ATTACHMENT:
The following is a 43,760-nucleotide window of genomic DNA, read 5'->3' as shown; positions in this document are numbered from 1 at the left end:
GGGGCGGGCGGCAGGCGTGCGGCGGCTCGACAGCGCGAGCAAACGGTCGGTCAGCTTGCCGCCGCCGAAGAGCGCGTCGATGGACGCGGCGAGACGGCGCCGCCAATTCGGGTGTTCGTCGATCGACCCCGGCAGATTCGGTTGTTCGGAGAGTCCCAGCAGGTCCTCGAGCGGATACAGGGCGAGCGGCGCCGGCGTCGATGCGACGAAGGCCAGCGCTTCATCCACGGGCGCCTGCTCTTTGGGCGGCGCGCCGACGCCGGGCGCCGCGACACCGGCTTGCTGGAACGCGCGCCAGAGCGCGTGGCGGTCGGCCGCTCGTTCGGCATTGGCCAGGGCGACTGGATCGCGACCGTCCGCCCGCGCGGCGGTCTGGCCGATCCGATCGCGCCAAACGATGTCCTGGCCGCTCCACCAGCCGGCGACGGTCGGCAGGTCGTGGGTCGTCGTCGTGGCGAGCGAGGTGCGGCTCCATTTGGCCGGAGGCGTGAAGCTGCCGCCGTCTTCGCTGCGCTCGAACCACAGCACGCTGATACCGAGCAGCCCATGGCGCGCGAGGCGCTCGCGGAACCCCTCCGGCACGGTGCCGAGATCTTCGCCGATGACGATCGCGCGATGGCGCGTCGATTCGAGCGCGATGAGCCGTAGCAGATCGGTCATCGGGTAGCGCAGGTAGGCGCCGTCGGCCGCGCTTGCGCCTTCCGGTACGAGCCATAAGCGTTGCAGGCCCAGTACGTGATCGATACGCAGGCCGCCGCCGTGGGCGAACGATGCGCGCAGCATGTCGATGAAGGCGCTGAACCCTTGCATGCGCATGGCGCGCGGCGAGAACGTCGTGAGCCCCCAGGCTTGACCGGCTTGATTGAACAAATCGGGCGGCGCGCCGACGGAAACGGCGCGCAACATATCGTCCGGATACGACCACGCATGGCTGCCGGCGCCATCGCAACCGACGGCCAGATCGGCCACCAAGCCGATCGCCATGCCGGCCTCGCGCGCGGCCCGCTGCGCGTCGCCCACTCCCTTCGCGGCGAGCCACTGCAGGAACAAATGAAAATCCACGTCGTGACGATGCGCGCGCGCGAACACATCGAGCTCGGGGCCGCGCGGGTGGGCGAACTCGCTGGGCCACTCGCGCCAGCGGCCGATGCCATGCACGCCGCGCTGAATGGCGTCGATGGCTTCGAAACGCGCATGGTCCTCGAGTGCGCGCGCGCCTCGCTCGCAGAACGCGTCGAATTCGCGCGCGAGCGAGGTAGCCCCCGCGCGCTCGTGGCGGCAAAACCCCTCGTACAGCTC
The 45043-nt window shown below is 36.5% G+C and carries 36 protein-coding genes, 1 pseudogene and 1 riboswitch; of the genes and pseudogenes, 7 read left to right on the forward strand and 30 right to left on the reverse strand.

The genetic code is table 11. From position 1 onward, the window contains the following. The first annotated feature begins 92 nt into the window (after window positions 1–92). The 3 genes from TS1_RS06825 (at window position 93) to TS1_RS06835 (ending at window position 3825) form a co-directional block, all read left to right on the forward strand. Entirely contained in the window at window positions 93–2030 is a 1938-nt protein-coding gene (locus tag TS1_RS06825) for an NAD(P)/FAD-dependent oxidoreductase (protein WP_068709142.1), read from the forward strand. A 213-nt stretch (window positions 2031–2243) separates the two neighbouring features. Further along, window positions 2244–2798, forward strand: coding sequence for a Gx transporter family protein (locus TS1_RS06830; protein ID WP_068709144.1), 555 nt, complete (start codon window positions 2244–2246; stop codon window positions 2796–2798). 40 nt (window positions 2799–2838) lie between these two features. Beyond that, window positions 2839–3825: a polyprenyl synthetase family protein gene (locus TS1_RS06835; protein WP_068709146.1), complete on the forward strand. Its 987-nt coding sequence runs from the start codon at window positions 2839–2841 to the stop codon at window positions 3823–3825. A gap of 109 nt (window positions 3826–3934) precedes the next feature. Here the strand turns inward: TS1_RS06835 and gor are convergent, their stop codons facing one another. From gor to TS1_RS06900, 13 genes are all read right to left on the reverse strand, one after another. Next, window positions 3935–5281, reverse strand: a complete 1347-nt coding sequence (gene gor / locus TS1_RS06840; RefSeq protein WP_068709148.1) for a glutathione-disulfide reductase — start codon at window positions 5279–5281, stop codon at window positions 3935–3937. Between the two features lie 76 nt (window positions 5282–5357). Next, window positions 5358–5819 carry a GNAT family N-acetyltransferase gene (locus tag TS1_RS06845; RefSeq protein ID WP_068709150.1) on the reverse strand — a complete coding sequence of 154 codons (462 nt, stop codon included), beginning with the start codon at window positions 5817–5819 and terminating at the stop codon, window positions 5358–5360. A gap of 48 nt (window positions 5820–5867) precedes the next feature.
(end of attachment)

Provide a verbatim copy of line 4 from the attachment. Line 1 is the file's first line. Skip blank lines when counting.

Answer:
The genetic code is table 11. From position 1 onward, the window contains the following. The first annotated feature begins 92 nt into the window (after window positions 1–92). The 3 genes from TS1_RS06825 (at window position 93) to TS1_RS06835 (ending at window position 3825) form a co-directional block, all read left to right on the forward strand. Entirely contained in the window at window positions 93–2030 is a 1938-nt protein-coding gene (locus tag TS1_RS06825) for an NAD(P)/FAD-dependent oxidoreductase (protein WP_068709142.1), read from the forward strand. A 213-nt stretch (window positions 2031–2243) separates the two neighbouring features. Further along, window positions 2244–2798, forward strand: coding sequence for a Gx transporter family protein (locus TS1_RS06830; protein ID WP_068709144.1), 555 nt, complete (start codon window positions 2244–2246; stop codon window positions 2796–2798). 40 nt (window positions 2799–2838) lie between these two features. Beyond that, window positions 2839–3825: a polyprenyl synthetase family protein gene (locus TS1_RS06835; protein WP_068709146.1), complete on the forward strand. Its 987-nt coding sequence runs from the start codon at window positions 2839–2841 to the stop codon at window positions 3823–3825. A gap of 109 nt (window positions 3826–3934) precedes the next feature. Here the strand turns inward: TS1_RS06835 and gor are convergent, their stop codons facing one another. From gor to TS1_RS06900, 13 genes are all read right to left on the reverse strand, one after another. Next, window positions 3935–5281, reverse strand: a complete 1347-nt coding sequence (gene gor / locus TS1_RS06840; RefSeq protein WP_068709148.1) for a glutathione-disulfide reductase — start codon at window positions 5279–5281, stop codon at window positions 3935–3937. Between the two features lie 76 nt (window positions 5282–5357). Next, window positions 5358–5819 carry a GNAT family N-acetyltransferase gene (locus tag TS1_RS06845; RefSeq protein ID WP_068709150.1) on the reverse strand — a complete coding sequence of 154 codons (462 nt, stop codon included), beginning with the start codon at window positions 5817–5819 and terminating at the stop codon, window positions 5358–5360. A gap of 48 nt (window positions 5820–5867) precedes the next feature.